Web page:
Seemingly in lock-step with our growing dependence on oil has followed the rise of tyrannical governments world-wide; and in the U.S., decreases in educational quality and increases in ill-health despite longer lifespans. We are actually less fit than our ancestors, but thanks to medical science and a cornucopia of expensive drugs, we are living longer, though not better. Witness the explosive growth in the use of drugs to counter mental depression for evidence that we are not living better than our ancestors.
Oil has enabled and demanded an ever more rapacious destruction of the environment, culminating in today’s egregious practice of “mountaintop removal” to reduce the cost of mining for coal. Without oil to power the immense machinery required in such massive mining operations, they wouldn’t be feasible.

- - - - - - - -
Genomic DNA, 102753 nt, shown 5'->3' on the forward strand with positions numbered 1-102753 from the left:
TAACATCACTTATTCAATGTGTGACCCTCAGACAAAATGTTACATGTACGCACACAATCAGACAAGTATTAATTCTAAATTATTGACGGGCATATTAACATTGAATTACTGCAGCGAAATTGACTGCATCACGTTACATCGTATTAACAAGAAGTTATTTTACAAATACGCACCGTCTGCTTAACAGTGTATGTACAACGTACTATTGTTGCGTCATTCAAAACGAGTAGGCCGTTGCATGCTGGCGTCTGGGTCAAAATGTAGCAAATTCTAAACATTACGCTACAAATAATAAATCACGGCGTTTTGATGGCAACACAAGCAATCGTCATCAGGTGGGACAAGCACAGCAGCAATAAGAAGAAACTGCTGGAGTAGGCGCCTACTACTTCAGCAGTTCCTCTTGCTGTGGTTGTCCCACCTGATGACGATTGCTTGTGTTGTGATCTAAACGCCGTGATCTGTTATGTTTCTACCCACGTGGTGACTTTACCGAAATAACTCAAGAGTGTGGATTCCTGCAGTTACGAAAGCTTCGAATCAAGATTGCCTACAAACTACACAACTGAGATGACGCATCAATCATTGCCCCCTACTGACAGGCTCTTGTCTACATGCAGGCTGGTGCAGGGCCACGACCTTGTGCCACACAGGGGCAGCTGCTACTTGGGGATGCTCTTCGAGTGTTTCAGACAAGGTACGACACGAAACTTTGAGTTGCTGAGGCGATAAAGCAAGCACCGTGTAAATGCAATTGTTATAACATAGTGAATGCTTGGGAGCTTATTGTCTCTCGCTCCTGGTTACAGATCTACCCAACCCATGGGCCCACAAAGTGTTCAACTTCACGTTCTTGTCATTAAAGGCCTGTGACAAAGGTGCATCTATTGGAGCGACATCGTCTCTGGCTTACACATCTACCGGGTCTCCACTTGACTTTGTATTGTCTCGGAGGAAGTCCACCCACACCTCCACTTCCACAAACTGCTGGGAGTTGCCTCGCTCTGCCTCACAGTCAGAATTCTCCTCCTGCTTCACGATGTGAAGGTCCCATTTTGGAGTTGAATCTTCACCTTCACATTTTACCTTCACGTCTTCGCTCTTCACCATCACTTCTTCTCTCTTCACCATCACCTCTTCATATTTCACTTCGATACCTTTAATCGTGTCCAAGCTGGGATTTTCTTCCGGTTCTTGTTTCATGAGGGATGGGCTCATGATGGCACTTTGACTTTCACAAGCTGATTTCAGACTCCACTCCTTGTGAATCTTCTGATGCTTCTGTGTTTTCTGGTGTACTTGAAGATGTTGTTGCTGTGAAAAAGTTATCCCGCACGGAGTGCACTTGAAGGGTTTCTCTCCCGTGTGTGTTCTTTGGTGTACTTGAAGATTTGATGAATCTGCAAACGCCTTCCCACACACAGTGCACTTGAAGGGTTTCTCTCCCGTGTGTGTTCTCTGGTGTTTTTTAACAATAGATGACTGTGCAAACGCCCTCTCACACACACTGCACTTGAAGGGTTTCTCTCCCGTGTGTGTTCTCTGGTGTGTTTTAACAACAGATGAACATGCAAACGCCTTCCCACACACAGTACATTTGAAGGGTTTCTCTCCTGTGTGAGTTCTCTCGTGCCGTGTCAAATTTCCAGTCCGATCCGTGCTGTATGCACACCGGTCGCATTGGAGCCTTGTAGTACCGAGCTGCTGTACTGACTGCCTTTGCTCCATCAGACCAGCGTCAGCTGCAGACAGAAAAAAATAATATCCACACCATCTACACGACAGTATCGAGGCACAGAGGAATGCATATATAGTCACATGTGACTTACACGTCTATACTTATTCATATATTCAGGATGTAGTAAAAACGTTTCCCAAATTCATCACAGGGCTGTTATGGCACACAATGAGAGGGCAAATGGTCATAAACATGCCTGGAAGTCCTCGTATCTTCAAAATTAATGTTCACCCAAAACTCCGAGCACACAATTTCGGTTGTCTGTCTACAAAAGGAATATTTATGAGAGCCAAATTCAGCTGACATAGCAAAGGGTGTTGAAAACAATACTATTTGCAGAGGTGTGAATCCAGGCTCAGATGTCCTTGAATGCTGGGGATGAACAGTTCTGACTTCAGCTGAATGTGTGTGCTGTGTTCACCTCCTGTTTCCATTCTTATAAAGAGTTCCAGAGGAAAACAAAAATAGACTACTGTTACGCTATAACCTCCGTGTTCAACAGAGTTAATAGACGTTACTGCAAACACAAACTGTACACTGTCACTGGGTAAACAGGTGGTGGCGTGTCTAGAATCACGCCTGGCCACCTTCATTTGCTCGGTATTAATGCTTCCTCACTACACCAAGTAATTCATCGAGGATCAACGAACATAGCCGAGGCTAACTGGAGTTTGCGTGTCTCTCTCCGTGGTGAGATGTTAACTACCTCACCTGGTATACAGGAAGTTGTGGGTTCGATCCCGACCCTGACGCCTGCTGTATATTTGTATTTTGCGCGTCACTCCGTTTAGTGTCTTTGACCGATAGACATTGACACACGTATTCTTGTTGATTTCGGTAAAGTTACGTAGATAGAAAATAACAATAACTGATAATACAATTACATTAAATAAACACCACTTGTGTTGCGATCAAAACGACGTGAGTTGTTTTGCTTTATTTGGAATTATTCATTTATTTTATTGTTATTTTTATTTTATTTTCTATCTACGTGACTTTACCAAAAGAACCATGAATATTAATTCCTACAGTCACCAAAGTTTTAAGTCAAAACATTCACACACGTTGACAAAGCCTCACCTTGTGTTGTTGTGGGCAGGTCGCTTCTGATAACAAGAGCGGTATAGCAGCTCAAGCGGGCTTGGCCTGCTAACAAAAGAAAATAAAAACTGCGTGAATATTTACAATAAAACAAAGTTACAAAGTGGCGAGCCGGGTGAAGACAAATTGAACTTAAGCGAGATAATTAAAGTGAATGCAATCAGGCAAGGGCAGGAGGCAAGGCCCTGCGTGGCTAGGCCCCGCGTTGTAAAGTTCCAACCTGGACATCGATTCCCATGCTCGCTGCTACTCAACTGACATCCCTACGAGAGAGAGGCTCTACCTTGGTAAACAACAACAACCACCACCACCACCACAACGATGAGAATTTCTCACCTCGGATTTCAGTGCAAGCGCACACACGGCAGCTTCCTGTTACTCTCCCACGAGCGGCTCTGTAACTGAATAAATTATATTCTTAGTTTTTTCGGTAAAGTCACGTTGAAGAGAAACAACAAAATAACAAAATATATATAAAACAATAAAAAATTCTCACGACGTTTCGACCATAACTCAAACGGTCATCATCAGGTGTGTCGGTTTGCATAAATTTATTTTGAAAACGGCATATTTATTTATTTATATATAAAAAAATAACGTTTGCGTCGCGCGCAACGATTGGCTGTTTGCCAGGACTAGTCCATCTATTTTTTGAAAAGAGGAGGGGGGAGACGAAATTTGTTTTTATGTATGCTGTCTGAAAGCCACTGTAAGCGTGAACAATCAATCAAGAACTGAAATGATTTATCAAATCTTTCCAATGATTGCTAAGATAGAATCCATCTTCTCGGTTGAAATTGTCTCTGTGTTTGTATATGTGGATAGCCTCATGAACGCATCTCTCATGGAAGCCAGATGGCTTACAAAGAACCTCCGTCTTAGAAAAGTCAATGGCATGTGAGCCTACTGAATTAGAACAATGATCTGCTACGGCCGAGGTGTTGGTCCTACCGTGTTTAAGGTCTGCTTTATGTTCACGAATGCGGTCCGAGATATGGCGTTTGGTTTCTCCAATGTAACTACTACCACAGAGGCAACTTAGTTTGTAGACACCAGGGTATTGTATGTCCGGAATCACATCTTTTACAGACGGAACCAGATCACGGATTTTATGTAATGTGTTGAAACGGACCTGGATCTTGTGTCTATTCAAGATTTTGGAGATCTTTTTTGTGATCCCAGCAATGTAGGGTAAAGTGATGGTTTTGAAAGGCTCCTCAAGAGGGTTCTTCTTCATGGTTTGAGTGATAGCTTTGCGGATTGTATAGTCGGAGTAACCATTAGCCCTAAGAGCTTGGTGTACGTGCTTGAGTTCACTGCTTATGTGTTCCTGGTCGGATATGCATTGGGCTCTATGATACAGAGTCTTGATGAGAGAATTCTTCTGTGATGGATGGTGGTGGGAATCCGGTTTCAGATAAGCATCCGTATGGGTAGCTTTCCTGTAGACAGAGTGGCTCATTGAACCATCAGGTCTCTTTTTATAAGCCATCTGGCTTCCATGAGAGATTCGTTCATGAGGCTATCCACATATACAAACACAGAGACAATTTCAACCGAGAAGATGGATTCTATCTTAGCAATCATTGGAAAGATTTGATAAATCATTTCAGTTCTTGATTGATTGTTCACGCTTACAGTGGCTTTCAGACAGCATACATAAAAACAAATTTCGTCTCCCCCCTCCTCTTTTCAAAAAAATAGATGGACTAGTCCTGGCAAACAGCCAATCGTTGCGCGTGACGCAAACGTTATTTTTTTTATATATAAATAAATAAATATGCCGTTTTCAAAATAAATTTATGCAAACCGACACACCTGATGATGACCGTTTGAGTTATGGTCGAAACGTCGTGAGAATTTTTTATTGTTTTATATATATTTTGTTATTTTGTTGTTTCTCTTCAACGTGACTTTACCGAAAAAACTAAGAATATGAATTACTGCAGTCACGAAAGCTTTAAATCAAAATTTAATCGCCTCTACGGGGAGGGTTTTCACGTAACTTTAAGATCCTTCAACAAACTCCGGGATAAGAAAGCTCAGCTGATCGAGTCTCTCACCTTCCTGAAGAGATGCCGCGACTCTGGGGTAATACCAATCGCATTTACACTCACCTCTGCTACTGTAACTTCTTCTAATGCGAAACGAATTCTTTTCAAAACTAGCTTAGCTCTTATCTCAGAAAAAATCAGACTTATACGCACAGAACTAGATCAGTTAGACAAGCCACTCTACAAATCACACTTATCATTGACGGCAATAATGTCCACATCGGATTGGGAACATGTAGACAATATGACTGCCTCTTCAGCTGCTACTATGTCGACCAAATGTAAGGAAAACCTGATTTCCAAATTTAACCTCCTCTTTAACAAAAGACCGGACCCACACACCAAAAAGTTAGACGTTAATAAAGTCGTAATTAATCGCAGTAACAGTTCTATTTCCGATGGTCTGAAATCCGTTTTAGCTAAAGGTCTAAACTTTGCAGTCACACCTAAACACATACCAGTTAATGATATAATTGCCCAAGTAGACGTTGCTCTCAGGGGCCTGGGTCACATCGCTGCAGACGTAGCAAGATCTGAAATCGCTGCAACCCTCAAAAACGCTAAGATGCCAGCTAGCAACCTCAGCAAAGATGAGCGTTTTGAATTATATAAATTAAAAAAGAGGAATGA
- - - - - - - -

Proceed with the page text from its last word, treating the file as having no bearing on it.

Oil has also enabled ridiculous new businesses, such as overnight delivery services. Such businesses are completely unnecessary, the “need” for them having been manufactured by clever advertising agencies. Overnight delivery service had not yet been “invented” when I was a child, but the world worked just fine, better perhaps than today.
One of the biggest problems resulting from oil dependency is human overpopulation. Many people correctly point out that after peak oil we won’t be able to sustain the overly large human population in existence today. The implication is that the excess population will “die off” rather horribly, but it doesn’t have to be that way.
I’m not going to propose methods by which we might reduce the human population other than to leave the reader with this food for thought. Assuming an average global human lifespan of sixty years, for a nice, round number, if we just stopped having babies for thirty years the population would be reduced by half, without any violence or suffering.
Granted, most people will find defying their genetic programming to reproduce a nearly impossible feat, but I’m doing my part by consciously electing not to have any babies.